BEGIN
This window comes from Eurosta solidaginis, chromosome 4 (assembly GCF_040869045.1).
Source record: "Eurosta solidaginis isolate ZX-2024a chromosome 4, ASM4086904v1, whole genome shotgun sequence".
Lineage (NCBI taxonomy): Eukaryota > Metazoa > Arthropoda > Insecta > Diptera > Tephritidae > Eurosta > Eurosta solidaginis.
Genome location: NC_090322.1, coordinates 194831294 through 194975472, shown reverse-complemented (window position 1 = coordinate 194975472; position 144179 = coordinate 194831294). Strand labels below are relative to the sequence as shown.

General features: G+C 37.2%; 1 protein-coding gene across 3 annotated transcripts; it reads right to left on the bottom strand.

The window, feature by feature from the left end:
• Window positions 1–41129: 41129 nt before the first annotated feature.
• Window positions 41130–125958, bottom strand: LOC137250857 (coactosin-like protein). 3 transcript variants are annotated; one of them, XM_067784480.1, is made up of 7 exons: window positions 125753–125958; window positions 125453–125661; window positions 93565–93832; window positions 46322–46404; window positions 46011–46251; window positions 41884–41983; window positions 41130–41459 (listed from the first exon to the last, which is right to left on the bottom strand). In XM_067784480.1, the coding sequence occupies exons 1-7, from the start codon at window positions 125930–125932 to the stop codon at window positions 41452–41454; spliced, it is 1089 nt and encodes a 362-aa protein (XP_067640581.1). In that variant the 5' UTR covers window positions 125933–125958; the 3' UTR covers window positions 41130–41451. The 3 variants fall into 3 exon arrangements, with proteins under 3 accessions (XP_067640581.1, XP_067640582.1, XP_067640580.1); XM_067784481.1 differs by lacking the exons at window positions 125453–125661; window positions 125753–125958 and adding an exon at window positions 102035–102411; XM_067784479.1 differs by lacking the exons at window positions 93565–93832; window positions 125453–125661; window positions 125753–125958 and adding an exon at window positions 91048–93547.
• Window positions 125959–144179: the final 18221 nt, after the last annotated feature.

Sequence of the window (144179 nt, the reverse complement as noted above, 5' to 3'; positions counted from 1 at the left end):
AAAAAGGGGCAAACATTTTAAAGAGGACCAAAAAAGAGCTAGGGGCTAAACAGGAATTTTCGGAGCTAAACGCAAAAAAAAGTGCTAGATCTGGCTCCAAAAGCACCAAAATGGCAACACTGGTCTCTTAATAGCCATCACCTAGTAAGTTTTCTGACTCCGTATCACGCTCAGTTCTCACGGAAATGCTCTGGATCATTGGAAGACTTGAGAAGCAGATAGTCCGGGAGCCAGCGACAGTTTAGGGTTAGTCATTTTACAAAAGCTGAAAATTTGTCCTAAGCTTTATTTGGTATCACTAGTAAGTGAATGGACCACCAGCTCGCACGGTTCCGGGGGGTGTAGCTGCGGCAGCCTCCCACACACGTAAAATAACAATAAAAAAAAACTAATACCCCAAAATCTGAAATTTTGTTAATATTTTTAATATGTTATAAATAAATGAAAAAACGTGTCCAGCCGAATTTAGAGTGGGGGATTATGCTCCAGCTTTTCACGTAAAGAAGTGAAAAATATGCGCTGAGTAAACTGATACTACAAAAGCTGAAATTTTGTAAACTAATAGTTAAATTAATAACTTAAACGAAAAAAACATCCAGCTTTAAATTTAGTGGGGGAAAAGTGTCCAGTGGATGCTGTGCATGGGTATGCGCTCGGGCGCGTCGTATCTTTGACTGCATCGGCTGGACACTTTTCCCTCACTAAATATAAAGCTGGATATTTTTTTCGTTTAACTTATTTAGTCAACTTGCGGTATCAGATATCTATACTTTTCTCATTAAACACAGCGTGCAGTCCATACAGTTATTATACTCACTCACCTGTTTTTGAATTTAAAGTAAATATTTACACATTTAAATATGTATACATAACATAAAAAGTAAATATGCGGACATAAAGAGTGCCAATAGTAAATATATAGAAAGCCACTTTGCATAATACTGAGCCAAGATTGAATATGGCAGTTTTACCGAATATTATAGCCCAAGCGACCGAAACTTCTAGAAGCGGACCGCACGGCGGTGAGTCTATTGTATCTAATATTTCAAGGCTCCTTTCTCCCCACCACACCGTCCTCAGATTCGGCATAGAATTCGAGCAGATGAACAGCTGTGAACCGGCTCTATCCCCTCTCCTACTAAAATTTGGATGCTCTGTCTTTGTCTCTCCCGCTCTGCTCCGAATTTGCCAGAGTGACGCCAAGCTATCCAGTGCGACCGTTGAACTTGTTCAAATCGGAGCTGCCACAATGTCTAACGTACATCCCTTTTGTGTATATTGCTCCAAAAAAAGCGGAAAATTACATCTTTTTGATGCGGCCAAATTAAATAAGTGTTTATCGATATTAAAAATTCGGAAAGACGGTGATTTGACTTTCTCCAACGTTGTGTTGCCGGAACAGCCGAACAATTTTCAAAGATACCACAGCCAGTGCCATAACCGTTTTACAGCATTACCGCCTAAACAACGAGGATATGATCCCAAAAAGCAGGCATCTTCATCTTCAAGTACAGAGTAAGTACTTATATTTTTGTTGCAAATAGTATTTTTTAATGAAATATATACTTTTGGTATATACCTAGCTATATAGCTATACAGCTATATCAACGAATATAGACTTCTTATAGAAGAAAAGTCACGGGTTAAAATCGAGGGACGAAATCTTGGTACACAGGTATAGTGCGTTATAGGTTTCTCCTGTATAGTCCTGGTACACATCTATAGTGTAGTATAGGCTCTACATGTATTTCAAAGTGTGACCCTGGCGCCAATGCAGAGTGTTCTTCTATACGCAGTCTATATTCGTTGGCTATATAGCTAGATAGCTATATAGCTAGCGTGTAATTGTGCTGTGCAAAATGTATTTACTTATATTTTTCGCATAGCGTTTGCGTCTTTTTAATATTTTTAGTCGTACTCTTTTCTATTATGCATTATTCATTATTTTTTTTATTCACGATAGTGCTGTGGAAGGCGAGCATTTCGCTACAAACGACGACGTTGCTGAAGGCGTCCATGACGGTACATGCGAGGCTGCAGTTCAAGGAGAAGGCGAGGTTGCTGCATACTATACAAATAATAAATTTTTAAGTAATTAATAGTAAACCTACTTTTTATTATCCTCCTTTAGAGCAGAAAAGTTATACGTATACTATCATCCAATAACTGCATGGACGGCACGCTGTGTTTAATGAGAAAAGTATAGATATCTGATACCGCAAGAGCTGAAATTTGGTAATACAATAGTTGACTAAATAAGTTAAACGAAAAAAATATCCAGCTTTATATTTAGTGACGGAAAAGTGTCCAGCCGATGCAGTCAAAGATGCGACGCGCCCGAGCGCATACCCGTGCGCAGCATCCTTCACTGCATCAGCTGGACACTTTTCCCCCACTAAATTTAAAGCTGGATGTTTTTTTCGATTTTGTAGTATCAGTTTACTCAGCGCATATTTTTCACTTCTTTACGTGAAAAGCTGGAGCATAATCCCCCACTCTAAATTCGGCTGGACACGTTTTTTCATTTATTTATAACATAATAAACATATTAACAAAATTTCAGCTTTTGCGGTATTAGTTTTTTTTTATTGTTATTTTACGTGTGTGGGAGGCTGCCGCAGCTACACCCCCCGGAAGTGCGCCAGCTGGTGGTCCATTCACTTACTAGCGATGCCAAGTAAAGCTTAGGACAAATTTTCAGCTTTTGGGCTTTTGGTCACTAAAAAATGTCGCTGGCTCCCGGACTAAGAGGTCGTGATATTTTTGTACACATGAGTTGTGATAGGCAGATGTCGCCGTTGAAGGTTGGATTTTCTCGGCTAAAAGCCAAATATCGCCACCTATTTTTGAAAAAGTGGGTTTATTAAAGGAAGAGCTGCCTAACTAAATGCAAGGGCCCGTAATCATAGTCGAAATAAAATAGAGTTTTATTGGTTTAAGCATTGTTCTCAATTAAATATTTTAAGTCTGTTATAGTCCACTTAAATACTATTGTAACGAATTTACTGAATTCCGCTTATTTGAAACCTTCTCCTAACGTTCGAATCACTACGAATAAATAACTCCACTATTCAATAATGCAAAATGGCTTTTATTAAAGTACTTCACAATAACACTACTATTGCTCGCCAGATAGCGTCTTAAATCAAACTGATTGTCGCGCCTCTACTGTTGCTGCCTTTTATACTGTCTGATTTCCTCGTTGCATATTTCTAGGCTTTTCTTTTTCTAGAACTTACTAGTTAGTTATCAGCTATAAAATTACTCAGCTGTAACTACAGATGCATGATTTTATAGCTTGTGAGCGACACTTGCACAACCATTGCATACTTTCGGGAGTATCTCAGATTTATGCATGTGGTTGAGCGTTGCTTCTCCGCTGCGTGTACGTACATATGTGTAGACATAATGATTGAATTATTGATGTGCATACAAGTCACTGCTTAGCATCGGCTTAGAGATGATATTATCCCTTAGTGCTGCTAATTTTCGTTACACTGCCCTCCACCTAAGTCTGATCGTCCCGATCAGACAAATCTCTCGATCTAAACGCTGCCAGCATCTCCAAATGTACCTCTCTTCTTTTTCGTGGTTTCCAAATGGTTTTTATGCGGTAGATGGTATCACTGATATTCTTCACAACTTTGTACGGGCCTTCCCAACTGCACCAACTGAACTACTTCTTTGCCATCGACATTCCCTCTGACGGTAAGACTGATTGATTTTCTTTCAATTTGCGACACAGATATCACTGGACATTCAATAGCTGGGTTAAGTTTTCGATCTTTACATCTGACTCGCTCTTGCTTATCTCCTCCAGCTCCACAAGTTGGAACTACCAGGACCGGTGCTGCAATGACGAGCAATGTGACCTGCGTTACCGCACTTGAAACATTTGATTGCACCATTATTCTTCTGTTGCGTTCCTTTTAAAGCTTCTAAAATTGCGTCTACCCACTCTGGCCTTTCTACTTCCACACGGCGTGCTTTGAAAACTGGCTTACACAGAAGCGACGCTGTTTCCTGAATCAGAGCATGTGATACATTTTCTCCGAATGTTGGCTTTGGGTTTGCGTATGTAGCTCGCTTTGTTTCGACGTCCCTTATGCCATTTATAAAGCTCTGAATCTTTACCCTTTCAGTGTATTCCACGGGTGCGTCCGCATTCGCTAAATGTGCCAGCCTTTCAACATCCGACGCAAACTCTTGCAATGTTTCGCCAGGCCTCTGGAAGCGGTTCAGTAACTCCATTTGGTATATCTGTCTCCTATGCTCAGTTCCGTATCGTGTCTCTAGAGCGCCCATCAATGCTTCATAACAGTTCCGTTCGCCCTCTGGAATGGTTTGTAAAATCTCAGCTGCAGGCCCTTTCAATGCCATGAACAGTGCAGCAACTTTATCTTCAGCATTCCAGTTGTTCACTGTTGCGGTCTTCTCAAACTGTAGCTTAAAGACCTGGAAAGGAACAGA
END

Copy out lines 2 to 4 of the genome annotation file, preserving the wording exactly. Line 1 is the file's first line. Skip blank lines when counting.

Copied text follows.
Source record: "Eurosta solidaginis isolate ZX-2024a chromosome 4, ASM4086904v1, whole genome shotgun sequence".
Lineage (NCBI taxonomy): Eukaryota > Metazoa > Arthropoda > Insecta > Diptera > Tephritidae > Eurosta > Eurosta solidaginis.
Genome location: NC_090322.1, coordinates 194831294 through 194975472, shown reverse-complemented (window position 1 = coordinate 194975472; position 144179 = coordinate 194831294). Strand labels below are relative to the sequence as shown.